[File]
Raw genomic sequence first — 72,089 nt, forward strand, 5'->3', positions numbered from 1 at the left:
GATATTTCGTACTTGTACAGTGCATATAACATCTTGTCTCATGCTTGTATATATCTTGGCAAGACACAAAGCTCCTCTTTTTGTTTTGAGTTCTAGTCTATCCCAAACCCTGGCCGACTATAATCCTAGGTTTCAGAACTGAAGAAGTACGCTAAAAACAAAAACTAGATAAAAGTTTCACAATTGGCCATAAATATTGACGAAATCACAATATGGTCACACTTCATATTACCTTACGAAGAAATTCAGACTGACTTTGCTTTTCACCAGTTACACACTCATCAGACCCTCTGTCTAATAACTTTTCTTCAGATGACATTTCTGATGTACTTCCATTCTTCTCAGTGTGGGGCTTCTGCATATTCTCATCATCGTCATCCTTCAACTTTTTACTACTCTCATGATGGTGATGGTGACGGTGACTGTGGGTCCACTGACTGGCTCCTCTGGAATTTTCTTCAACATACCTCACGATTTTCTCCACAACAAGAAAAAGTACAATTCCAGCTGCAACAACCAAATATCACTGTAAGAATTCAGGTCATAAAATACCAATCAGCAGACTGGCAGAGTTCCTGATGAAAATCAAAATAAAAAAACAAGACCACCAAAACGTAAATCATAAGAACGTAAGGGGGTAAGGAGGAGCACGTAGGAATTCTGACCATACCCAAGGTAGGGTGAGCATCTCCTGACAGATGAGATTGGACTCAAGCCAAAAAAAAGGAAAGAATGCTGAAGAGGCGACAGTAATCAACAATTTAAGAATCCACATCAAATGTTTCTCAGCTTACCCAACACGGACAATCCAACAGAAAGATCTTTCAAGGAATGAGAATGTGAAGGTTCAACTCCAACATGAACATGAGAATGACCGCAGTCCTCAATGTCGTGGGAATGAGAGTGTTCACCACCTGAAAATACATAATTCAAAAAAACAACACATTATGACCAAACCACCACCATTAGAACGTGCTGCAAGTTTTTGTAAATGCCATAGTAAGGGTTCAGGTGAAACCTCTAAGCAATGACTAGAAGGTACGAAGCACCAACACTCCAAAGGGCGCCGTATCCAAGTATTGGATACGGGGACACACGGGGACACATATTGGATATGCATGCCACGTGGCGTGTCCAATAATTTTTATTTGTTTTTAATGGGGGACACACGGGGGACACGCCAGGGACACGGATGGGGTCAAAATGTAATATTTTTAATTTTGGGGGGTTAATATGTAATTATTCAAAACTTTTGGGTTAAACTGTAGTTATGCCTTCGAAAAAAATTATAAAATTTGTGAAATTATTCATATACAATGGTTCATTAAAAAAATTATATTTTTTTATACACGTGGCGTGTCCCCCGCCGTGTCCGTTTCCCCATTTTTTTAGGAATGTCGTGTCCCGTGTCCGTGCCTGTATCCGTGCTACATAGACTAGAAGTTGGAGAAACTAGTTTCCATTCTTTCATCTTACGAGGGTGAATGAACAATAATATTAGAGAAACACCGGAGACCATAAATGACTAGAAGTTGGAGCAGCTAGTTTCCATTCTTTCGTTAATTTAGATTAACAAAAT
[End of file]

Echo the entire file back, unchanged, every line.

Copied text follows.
Raw genomic sequence first — 72,089 nt, forward strand, 5'->3', positions numbered from 1 at the left:
GATATTTCGTACTTGTACAGTGCATATAACATCTTGTCTCATGCTTGTATATATCTTGGCAAGACACAAAGCTCCTCTTTTTGTTTTGAGTTCTAGTCTATCCCAAACCCTGGCCGACTATAATCCTAGGTTTCAGAACTGAAGAAGTACGCTAAAAACAAAAACTAGATAAAAGTTTCACAATTGGCCATAAATATTGACGAAATCACAATATGGTCACACTTCATATTACCTTACGAAGAAATTCAGACTGACTTTGCTTTTCACCAGTTACACACTCATCAGACCCTCTGTCTAATAACTTTTCTTCAGATGACATTTCTGATGTACTTCCATTCTTCTCAGTGTGGGGCTTCTGCATATTCTCATCATCGTCATCCTTCAACTTTTTACTACTCTCATGATGGTGATGGTGACGGTGACTGTGGGTCCACTGACTGGCTCCTCTGGAATTTTCTTCAACATACCTCACGATTTTCTCCACAACAAGAAAAAGTACAATTCCAGCTGCAACAACCAAATATCACTGTAAGAATTCAGGTCATAAAATACCAATCAGCAGACTGGCAGAGTTCCTGATGAAAATCAAAATAAAAAAACAAGACCACCAAAACGTAAATCATAAGAACGTAAGGGGGTAAGGAGGAGCACGTAGGAATTCTGACCATACCCAAGGTAGGGTGAGCATCTCCTGACAGATGAGATTGGACTCAAGCCAAAAAAAAGGAAAGAATGCTGAAGAGGCGACAGTAATCAACAATTTAAGAATCCACATCAAATGTTTCTCAGCTTACCCAACACGGACAATCCAACAGAAAGATCTTTCAAGGAATGAGAATGTGAAGGTTCAACTCCAACATGAACATGAGAATGACCGCAGTCCTCAATGTCGTGGGAATGAGAGTGTTCACCACCTGAAAATACATAATTCAAAAAAACAACACATTATGACCAAACCACCACCATTAGAACGTGCTGCAAGTTTTTGTAAATGCCATAGTAAGGGTTCAGGTGAAACCTCTAAGCAATGACTAGAAGGTACGAAGCACCAACACTCCAAAGGGCGCCGTATCCAAGTATTGGATACGGGGACACACGGGGACACATATTGGATATGCATGCCACGTGGCGTGTCCAATAATTTTTATTTGTTTTTAATGGGGGACACACGGGGGACACGCCAGGGACACGGATGGGGTCAAAATGTAATATTTTTAATTTTGGGGGGTTAATATGTAATTATTCAAAACTTTTGGGTTAAACTGTAGTTATGCCTTCGAAAAAAATTATAAAATTTGTGAAATTATTCATATACAATGGTTCATTAAAAAAATTATATTTTTTTATACACGTGGCGTGTCCCCCGCCGTGTCCGTTTCCCCATTTTTTTAGGAATGTCGTGTCCCGTGTCCGTGCCTGTATCCGTGCTACATAGACTAGAAGTTGGAGAAACTAGTTTCCATTCTTTCATCTTACGAGGGTGAATGAACAATAATATTAGAGAAACACCGGAGACCATAAATGACTAGAAGTTGGAGCAGCTAGTTTCCATTCTTTCGTTAATTTAGATTAACAAAAT